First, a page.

Guest Entry: Roxie Vizcarra at the Pictopia Festival!

Editor’s Note: This guest entry comes from Illustration Senior Roxie Vizcarra, who participated in the Pictopia/Pictoplasma Festival in Berlin, Germany this past March.


When the Illustration Department invited me to help represent them at this year’s Pictopia Festival (part of the acclaimed character design organization Pictoplasma), I was excited to be able to visit a city I’ve never been to, especially one with some much history as Berlin. What I didn’t know at the time was that there couldn’t have been a more perfect location for Pictopia to take place. It’s impossible to go very far without encountering some form of art that incorporates strong character design.


I spent a couple of days watching over Parsons’ exhibition, Ugly is Beautiful, at the Collegium Hungaricum, which also featured work by other Pictopia Character Walk artists. The set-up for the show was long and tedious, but in the end it was worth the effort as everything looked fantastic, and I can attest to the fact that most people who came by to have a look were rather impressed by the variety of unique characters Parsons students have to offer.


When I wasn’t at the gallery, I took the opportunity to travel around Berlin by means of the city’s extraordinarily efficient U-Bahn, and visit several exhibitions in the Character Walk. I have to say that my absolute favorite show was Ich Bin 8-Bit, by Jude Buffum. Hosted next door to the incredible comics and prints shop Neurotitan, the show featured large installations on the walls comprised entirely of Post-It notes of various colors that functioned as the pixels in characters reminiscent of 8-bit video graphics. Artits (and guests!) were invited to draw on the pink Post-Its, which gave the installation so much detail to explore.

Other notable artwork in the Character Walk included Juan Pablo Cambariere’s awesome array of functioning wooden robot-marionettes, Christian Montenegro’s richly textured digital prints, and all the little friends and environments Nina Braun sewed for herself.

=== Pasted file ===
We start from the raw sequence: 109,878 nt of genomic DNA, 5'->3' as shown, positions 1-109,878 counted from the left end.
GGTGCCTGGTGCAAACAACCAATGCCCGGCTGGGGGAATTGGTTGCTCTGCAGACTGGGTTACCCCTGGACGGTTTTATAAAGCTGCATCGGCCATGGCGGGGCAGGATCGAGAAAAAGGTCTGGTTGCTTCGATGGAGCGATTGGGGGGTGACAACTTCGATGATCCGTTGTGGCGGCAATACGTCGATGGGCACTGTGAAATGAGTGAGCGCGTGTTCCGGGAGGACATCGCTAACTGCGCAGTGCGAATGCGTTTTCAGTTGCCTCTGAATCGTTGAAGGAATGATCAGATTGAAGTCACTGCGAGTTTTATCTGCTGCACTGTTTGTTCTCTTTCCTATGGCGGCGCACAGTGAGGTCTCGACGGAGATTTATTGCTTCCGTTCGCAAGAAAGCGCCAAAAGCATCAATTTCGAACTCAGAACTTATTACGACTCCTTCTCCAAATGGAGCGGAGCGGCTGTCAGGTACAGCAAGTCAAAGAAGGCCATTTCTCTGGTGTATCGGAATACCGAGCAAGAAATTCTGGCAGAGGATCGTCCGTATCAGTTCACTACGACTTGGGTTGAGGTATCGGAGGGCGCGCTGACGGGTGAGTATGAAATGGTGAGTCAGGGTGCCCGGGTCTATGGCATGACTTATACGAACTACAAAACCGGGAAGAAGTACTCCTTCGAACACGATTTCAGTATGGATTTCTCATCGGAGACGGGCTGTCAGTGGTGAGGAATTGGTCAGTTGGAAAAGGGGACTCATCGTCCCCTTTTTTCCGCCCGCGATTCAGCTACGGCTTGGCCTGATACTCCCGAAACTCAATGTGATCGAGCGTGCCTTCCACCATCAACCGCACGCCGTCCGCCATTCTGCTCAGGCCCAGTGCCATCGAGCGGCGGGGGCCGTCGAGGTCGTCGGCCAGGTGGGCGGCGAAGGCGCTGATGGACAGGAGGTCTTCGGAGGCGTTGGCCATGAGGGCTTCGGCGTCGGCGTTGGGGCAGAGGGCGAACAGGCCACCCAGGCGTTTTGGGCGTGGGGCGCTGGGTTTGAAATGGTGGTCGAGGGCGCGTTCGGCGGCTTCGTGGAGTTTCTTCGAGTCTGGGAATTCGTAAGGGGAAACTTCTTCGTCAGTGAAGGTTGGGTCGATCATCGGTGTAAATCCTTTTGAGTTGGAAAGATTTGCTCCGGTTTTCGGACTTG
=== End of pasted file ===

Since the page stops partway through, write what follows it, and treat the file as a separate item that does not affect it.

To all those who ever wondered what it’s like to live in a post-Communist city with a history tarnished by political turmoil, the short answer is that it involves graffiti, and a lot of it. I ended up spending as much time experiencing the graffiti Berlin lovingly neglected to clean up as I did going to Pictopia events. The graffiti in Berlin is far more character-based than examples found in New York, where typography takes precedence. Former East Berlin seemed to have the most heavy concentrations of it–on park walls, residential courtyards, train stations, and one particularly stunning example, the Kunsthaus Tacheles on Oranienburger Strafle.

It’s a former department store with a rich history that really shows on its exterior–parts of the building were severely damaged in World War II, and during East Berlin’s Communist regime it functioned as a meeting place for various resistance groups and dissenting artists. Today it’s used as an art center and nightclub, and graffiti covers every single inch of stairwells that I’m sure grew smaller and smaller with each layer of colorful paint and wheatpaste. Welders and sculptors set up tents behind the Kunsthaus; their artwork available for anyone to see.


As much as I love to be introduced to the art scene of an unfamiliar city, I can never really resist exploring military history, especially in Europe. The rest of my time in Berlin I spent at various war museums, which surprisingly enough had their share of stunning artwork to photograph. Propaganda design and illustration is something that I feel greatly influences my work, especially when it involves soldiers.

I think the best thing about this trip was the fact I managed to be inspired by such a variety of art that I wasn’t really expecting to find. I’ve been to several cities in Europe before, but I have to say Berlin is the only city I’d love to return to. In terms of art, it’s an exciting and developing city, which I feel is very appropriate for the character designs Parsons Illustration has been producing. I have to thank Caty Bartholomew for making so much of the exhibition possible, even though she wasn’t around to enjoy it.

Thanks to Roxie for the entry and images–you can see more of her work at her official site and her blog!  Thanks to Caty Bartholomew and Nora Krug for their tremenous work organizing the Pictopia Exhibition!